From day one in the league, Barnes has proven to be a valuable young piece on a deep Toronto squad. Despite his quick adaptation to the pro game, Barnes’s value wasn’t always so obvious. When he was selected fourth overall ahead of Jalen Suggs, draft experts were confused. Some likened the pick to the Raptors’ previous blunder with Bruno Caboclo.

Raptors president Masai Ujuri has become known for his sleeper picks, optimizing Toronto’s late first-round picks and early second-round picks during their seven-year playoff streak.

In hindsight, Barnes is the type of player that Ujuri and head coach Nick Nurse are historically attracted to; long, rangy, versatile athletes who buy into defense and understand the offensive philosophy. 

Barnes has consistently put up good numbers throughout the year and looks to play a key role in the Raptor’s upcoming playoff run. It will be interesting to see how playoff defenses choose to guard his three-point shot. The floor shrinks in the playoffs as teams gamble that average shooters will fail to capitalize on open looks, instead choosing to load up the on-ball defensive pressure. However, Barnes has shaken all expectations to this point.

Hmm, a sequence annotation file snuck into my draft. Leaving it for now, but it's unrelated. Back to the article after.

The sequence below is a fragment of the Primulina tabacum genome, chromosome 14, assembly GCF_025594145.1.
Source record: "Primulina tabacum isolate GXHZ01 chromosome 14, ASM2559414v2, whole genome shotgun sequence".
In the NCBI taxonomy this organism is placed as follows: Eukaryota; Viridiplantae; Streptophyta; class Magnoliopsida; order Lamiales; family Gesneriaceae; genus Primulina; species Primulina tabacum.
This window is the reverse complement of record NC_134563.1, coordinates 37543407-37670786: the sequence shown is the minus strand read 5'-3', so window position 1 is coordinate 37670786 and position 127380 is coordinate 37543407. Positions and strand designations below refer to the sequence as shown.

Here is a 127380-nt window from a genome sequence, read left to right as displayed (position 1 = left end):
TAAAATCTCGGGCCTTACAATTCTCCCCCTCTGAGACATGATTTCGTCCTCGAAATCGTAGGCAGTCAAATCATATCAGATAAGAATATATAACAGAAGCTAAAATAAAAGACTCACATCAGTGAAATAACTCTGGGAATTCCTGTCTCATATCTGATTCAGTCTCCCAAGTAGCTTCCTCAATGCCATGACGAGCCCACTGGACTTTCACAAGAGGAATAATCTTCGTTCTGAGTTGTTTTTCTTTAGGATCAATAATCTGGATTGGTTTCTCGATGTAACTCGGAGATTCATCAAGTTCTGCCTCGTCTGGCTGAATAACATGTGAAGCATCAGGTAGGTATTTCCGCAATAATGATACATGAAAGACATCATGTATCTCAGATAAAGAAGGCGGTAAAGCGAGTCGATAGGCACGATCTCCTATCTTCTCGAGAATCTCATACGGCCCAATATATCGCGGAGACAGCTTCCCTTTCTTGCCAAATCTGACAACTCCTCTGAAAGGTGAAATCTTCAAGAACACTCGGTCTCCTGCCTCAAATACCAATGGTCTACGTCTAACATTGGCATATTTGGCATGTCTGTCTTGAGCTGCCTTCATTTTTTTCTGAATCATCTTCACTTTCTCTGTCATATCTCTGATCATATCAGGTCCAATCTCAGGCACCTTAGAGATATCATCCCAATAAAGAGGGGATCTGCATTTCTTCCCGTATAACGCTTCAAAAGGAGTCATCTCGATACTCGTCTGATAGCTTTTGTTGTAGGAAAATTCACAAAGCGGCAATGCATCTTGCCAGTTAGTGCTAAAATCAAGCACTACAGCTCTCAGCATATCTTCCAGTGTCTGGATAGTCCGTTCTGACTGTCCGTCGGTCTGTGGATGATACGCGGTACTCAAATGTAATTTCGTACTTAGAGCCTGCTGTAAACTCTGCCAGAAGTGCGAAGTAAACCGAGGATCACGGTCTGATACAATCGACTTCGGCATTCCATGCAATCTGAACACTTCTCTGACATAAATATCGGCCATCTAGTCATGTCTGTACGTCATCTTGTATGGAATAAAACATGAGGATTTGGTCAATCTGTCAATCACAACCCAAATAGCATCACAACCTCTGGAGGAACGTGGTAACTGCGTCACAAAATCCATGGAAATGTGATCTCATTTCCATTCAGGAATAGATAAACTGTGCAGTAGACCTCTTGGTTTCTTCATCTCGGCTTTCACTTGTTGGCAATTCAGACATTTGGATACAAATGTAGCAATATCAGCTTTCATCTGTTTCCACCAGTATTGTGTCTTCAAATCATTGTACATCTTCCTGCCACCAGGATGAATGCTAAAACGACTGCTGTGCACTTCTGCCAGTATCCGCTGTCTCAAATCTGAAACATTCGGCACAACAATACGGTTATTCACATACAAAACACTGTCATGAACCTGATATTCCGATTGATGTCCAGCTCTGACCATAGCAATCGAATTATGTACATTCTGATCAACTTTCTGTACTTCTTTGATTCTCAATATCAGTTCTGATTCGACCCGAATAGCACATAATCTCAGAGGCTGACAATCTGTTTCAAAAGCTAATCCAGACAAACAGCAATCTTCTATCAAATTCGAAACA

Barnes per game statistics of 15.5 points, 3.5 assists, 7.6 rebounds, 1.1 steals, and a block firmly placed him as a front-runner for Rookie of the Year race. 

Evan Mobley probably had the most immediate impact of any rookie listed before him. The twin tower pairing of him and Jarrett Allen gave Cleveland the most formidable rim defense in the league. 

Coming into the draft, Mobley was viewed as a potential superstar-level talent. He had all the tools, but could it translate against NBA athletes? At USC, Mobley and his brother Isaiah dominated with their length and skill. Scouts questioned Mobley’s motor and whether or not his guard skills would carry over into the next level.